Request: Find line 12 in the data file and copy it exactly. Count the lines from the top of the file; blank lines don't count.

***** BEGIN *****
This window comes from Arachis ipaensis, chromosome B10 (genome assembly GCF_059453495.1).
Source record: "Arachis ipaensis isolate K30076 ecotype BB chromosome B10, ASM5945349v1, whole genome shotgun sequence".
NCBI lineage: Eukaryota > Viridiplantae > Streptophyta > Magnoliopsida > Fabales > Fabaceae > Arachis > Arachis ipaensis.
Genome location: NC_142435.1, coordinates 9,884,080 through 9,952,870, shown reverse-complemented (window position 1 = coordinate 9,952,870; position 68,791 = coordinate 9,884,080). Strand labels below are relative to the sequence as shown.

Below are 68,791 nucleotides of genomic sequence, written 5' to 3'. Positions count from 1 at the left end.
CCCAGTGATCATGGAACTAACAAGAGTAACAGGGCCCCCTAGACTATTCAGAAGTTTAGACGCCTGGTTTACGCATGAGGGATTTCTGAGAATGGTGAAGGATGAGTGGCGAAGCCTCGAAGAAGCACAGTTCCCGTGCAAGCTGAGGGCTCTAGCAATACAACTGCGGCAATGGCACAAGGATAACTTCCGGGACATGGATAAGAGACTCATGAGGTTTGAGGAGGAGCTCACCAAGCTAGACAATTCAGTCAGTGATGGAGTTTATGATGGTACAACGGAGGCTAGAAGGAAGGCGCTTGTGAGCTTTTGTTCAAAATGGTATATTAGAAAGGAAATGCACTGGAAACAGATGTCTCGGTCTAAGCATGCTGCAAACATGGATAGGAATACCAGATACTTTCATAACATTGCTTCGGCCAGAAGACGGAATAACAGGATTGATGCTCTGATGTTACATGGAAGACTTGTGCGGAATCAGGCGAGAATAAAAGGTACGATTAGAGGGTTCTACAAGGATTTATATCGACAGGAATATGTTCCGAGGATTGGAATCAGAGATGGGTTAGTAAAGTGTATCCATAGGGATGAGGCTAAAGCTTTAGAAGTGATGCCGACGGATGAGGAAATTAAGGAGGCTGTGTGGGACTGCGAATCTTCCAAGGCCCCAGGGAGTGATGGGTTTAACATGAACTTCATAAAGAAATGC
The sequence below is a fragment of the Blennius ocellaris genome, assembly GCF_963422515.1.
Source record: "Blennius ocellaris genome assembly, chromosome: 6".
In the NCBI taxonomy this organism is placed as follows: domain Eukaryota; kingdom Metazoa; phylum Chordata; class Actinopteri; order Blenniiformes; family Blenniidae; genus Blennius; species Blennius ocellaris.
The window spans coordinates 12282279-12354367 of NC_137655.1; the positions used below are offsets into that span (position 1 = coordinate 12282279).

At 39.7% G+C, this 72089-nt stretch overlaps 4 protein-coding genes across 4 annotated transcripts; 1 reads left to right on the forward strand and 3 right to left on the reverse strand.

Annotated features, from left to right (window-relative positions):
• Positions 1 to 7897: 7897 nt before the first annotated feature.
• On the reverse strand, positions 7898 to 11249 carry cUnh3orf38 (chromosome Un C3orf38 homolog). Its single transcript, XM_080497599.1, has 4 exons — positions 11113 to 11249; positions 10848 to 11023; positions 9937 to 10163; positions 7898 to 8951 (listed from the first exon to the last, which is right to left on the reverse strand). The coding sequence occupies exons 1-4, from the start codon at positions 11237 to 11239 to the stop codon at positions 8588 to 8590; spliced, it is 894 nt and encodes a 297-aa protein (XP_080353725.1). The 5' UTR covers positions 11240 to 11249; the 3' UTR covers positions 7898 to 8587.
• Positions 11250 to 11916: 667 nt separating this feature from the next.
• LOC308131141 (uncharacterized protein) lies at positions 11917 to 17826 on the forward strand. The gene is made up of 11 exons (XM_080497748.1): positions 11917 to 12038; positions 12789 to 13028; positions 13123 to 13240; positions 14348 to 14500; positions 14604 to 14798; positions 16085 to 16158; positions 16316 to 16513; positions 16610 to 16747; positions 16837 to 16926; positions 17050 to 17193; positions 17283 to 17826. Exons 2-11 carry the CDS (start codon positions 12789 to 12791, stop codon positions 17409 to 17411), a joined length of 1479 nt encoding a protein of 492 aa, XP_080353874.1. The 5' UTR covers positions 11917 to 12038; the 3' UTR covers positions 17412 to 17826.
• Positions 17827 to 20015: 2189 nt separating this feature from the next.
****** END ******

Annotated features, from left to right (window-relative positions):